WA is in danger of becoming a technological backwater, with the Barnett Government's lack of recognition of the IT industry reflecting on its poor standing within the State's business community, industry representatives say.
The State's two peak bodies for the IT industry - which indirectly employs 48,000 people in WA - say unqualified people are being put in positions of power while the stars of the industry are leaving in droves, in part because IT is ignored by the State Government.
The technology industry says this lack of recognition is reflected in the fact that there is no technology minister, with the sector currently sitting in both Colin Barnett's science portfolio and the Michael Mischin's commerce portfolio.
WA Information Technology and Telecommunications Alliance president Sue Findlay said the brain drain from WA's tech industry - and general ignorance of the sector - would continue unless drastic action was taken.
"The industry's concerned as numbers coming through schools are waning," Mrs Findlay said. "If the trend continues, it's going to get to the point where we're not going to have the skill set in this State any more, it won't contribute to the GDP and we'll be forced to buy expertise from China and India.
"The Government is so busy pandering to the mining industry and China that they're ignoring the cash cow sitting under their nose - to the extent that there's no minister responsible for IT in this State."
The calls were backed by Australian Computer Society chairman David Cook, who said the Government did not have a sharp enough view on the importance of technology, which reflected on commerce in WA.
"The key is understanding the need for IT skill and the Government needs to create a genuine framework for recognising skills," Mr Cook said.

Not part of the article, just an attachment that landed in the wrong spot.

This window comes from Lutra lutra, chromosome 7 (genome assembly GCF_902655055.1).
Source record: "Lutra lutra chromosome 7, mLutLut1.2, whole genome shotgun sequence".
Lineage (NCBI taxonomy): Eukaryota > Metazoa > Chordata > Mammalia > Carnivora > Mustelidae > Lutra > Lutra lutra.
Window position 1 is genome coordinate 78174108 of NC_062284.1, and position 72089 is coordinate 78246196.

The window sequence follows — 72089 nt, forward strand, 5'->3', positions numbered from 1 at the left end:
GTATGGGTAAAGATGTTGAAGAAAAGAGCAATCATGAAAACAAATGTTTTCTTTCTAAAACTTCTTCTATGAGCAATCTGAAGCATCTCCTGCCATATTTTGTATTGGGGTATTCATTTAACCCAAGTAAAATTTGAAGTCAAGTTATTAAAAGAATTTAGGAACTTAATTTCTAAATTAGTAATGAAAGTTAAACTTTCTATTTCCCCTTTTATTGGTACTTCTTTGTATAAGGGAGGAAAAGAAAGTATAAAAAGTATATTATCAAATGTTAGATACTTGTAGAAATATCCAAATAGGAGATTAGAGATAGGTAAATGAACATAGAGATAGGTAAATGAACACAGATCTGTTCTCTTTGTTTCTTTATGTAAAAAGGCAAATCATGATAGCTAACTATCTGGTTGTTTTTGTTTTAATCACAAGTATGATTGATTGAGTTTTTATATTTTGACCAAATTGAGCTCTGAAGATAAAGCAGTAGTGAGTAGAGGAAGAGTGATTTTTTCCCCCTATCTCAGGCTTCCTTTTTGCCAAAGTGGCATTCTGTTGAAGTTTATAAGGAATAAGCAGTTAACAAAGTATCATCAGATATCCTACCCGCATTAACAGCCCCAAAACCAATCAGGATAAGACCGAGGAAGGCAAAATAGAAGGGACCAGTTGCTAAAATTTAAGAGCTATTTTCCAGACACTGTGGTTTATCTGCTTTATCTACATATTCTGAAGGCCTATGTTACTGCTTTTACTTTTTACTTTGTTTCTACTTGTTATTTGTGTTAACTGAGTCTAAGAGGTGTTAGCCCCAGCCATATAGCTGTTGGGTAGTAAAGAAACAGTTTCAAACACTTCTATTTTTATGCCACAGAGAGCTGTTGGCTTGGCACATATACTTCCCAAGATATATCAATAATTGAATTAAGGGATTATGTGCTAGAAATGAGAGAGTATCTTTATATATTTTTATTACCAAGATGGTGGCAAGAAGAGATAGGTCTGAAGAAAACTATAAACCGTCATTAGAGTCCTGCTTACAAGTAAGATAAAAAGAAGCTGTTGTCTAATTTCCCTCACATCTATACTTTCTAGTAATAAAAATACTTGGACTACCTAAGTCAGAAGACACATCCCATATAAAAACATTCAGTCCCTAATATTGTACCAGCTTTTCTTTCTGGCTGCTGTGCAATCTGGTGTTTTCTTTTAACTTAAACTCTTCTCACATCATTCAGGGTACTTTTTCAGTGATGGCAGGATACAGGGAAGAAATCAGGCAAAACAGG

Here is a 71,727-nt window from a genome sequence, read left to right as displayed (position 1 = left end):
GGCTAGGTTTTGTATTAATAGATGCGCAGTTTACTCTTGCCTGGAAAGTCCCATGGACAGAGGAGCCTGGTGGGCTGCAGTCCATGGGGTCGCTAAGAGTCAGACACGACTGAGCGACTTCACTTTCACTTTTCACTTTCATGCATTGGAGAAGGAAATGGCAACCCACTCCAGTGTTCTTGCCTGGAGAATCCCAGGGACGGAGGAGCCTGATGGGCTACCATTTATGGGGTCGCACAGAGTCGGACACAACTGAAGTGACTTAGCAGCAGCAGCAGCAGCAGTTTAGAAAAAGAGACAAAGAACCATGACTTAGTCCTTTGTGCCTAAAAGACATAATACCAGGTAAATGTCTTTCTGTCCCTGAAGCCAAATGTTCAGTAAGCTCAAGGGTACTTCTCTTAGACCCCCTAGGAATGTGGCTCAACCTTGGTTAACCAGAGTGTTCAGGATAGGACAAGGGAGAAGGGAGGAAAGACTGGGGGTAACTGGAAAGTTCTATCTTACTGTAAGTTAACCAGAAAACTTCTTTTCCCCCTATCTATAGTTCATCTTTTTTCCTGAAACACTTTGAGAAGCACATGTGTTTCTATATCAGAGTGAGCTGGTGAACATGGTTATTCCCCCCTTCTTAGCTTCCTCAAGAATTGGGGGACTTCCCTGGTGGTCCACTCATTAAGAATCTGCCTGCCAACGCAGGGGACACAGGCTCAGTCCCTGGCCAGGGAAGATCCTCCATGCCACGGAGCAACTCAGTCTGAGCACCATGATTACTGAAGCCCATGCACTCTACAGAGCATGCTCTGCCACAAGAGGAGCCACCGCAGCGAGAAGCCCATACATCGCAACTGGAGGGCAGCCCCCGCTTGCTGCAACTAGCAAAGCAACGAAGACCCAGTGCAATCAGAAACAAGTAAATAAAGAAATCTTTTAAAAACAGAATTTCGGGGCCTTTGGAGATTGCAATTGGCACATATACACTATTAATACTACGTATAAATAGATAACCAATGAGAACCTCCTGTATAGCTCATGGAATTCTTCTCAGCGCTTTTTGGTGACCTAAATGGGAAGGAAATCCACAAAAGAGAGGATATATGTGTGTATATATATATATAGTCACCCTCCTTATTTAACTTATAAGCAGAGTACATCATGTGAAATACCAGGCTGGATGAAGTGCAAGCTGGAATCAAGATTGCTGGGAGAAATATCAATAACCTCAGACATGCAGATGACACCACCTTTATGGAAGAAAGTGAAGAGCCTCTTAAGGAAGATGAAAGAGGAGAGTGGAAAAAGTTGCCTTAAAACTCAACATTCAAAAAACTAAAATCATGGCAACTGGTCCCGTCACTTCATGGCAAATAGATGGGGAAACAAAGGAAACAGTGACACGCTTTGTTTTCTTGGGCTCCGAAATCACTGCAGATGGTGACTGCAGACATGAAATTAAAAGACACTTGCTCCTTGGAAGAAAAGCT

Speaking for the Government, Mr Mischin described the criticism as "surprising".
"It is easy to complain that Government is not paying enough attention to the industry and to complain about a 'brain drain'," Mr Mischin said. "But instead of speaking in generalities, (the) industry can assist by identifying some specific issues and suggesting industry-informed solutions. I have not been approached by either body with any specific concerns."
According to the Australian Computer Society, 48,000 people are employed in IT, or what the industry refers to as ICT (information and communications technology) in WA. However, that includes those employed by sectors including the resources industry.
The society said the resources industry was underpinned by its key IT achievements, such as driverless trucks and trains.
Shadow commerce spokeswoman Kate Doust joined the wave of criticism, pointing to the closure of the Government's Digital Economy Branch within the Department of Commerce late last year.
Ms Doust also referred to a tech industry publication of a report that ranked WA's ICT policy as the worst in the country.
Mr Mischin did not address questions about the lack of a government minister for the technology sector or the closure of the Digital Economy Branch.